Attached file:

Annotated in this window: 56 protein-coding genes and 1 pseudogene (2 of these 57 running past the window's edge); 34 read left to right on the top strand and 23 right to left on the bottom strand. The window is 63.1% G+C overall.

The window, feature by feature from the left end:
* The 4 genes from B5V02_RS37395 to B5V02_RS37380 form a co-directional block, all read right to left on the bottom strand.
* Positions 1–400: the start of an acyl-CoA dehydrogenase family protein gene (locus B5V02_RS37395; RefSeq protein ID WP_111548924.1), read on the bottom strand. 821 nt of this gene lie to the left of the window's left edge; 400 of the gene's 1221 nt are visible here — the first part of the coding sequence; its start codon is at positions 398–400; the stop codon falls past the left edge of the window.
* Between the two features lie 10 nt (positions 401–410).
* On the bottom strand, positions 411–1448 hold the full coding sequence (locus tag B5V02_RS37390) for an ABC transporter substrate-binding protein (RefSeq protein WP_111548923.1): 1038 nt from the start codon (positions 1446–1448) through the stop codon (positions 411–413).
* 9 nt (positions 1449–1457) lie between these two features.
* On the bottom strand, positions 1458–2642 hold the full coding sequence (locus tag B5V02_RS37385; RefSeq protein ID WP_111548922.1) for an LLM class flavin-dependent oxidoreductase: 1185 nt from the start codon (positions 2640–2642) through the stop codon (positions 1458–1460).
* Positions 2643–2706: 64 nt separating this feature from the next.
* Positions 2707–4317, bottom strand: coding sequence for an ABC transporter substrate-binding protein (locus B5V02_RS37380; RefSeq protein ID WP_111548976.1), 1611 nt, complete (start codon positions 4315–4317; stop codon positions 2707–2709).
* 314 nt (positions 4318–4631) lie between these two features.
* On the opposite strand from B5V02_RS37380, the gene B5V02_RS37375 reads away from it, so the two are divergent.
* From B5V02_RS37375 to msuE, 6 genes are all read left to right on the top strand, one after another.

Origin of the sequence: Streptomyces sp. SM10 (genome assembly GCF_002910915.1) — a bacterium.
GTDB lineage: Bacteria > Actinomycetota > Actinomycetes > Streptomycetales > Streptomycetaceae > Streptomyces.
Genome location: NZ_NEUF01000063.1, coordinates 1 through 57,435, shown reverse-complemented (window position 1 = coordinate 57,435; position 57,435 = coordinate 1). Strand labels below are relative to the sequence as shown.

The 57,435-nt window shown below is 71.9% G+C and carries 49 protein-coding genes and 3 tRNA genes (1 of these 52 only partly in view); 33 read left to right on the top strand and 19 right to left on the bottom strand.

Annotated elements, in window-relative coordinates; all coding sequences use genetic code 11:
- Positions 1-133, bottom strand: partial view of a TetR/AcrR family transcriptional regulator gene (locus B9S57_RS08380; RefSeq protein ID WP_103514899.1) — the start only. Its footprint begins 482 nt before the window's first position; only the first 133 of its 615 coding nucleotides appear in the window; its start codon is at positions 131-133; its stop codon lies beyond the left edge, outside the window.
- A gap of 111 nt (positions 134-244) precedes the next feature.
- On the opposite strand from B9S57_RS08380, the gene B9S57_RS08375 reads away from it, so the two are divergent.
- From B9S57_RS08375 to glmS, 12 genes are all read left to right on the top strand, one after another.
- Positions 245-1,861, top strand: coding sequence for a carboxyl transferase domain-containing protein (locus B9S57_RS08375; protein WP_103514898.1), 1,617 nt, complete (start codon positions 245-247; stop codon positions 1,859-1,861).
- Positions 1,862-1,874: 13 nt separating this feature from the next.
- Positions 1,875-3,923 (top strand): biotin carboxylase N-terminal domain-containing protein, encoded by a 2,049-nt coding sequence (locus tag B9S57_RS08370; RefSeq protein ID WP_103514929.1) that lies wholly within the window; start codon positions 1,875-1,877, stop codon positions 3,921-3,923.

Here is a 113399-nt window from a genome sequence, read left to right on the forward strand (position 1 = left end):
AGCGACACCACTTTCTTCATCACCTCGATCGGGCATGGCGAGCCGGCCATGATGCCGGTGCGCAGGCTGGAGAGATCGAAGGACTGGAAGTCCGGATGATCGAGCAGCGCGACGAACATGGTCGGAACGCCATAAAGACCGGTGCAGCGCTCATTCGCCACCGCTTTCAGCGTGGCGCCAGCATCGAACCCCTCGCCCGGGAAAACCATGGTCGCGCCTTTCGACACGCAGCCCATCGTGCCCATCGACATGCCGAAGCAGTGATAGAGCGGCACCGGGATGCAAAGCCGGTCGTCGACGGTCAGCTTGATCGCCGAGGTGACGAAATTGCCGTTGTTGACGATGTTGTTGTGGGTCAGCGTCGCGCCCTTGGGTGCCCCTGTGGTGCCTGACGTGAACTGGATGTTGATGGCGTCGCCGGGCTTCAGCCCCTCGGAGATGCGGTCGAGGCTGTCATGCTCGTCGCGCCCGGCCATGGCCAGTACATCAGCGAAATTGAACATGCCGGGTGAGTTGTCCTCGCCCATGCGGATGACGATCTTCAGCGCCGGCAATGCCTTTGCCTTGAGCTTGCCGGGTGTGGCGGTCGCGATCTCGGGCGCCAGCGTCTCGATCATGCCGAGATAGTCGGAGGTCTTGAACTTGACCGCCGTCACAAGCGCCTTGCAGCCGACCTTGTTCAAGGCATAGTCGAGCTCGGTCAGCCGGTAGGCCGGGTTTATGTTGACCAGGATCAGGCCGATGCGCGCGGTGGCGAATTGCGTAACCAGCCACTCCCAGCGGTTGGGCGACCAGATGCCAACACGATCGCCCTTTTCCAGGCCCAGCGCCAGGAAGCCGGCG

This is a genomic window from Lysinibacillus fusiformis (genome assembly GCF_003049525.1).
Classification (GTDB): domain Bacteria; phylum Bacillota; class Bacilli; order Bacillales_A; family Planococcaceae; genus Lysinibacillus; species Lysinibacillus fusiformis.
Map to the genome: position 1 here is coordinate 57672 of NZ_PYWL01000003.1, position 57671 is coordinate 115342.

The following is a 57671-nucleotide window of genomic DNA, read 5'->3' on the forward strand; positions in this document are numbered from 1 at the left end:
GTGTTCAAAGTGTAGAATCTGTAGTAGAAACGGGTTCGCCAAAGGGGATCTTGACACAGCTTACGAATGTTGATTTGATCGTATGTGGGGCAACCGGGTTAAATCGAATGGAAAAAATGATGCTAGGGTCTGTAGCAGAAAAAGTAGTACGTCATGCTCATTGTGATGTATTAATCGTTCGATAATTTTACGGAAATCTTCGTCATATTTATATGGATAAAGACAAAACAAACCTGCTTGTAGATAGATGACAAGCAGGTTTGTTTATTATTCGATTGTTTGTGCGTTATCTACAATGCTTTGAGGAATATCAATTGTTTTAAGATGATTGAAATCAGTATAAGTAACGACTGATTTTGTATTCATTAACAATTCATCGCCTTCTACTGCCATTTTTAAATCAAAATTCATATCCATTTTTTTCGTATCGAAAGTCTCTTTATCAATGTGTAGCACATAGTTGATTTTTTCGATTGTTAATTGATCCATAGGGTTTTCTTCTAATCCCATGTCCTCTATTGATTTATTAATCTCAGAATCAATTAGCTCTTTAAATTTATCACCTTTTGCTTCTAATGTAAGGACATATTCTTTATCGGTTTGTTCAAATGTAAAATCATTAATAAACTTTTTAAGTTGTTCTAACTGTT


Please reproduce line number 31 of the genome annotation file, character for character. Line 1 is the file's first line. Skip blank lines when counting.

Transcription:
The following is a 57671-nucleotide window of genomic DNA, read 5'->3' on the forward strand; positions in this document are numbered from 1 at the left end: